What's the difference between the Legacy brands and everything else associated with Loudpack?
The difference between Legacy and our own stuff is that they're different strains, they're grown differently, and they're sold at different price points. For the consumer, there's better variety. If you're a consumer and want to support small farmers and like the [Legacy] strain [offerings], now we can offer it, whereas before we didn't grow it, so we couldn't offer it to you. It's mostly that the farmers' practices are different, and in particular, the strains of actual flower are different. It might be higher in THC, it might be lower in THC, higher in CBD — you get the idea. And it certainly tastes different because it's a different strain.
People who are new to the industry don't realize the complexity in agriculture here is high. For those of us who grow and process [cannabis], you have to pick and choose what you want to grow. You can't just grow hundreds and hundreds of little stuff: you need to pick and decide what you're good at, and how it matches up with what consumers enjoy more. This offers us a way to support those small farmers and bring richer offerings to the consumer.
What are the major challenges that small farmers are facing?
From the perspective of the small farmer, the major challenges are fundamental: how much to plant, hoping there's a market for it, and not knowing what the market price will be; then they need someone to help it get to where someone is going to buy it.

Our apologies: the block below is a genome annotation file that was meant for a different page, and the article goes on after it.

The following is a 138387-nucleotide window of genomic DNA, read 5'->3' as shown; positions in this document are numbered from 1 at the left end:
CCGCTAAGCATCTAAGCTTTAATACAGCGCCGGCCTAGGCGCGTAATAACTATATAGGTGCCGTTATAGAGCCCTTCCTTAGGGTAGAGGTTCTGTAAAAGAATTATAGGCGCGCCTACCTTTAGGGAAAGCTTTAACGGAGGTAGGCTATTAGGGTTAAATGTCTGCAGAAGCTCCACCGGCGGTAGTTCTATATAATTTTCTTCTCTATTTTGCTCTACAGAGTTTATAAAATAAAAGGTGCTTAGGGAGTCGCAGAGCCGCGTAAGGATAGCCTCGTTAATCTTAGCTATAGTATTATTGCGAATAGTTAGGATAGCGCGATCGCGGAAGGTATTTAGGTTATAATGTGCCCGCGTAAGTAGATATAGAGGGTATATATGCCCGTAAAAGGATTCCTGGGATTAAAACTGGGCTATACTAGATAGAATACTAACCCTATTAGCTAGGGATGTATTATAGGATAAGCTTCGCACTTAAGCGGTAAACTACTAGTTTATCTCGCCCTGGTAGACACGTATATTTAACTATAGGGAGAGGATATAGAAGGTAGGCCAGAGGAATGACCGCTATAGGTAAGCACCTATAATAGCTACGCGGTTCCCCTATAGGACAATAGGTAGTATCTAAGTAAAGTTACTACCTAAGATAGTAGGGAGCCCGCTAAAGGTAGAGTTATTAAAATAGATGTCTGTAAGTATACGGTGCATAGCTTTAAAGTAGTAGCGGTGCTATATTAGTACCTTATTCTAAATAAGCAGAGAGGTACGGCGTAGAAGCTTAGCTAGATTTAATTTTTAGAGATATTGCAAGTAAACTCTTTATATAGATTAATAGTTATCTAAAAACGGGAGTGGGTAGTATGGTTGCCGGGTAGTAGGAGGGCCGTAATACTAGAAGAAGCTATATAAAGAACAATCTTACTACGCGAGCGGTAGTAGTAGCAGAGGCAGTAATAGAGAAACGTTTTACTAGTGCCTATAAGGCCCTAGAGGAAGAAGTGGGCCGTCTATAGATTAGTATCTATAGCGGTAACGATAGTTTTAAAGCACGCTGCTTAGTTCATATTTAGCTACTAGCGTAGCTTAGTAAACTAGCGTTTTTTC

Mostly small farmers have their hands full with how much land [they need], how big a greenhouse [they require], what should they grow, and all the challenges associated with growing cannabis, as well. You need to make sure you're doing it appropriately so you're not violating state standards for pesticide and nutrient levels. It's hard work. Then they face, after growing something that's clean, how to get it tested appropriately, how to pass testing at an affordable level, get it packaged appropriately and delivered to a retailer so the consumer can buy it. Most have no idea how to take that on.
Some of them do — they're very sophisticated and don't need us or to be part of Legacy, and that's great. This industry is very fragmented at a grower level. For a lot of people who need help, those are their biggest challenges. ‘Great, I have cannabis, I know I love it, I know it's good and clean and pure, but now I don't know what to do with it.’ This offers them the ability to still enjoy a very fair return on all their hard work, without having to struggle through the rest of it.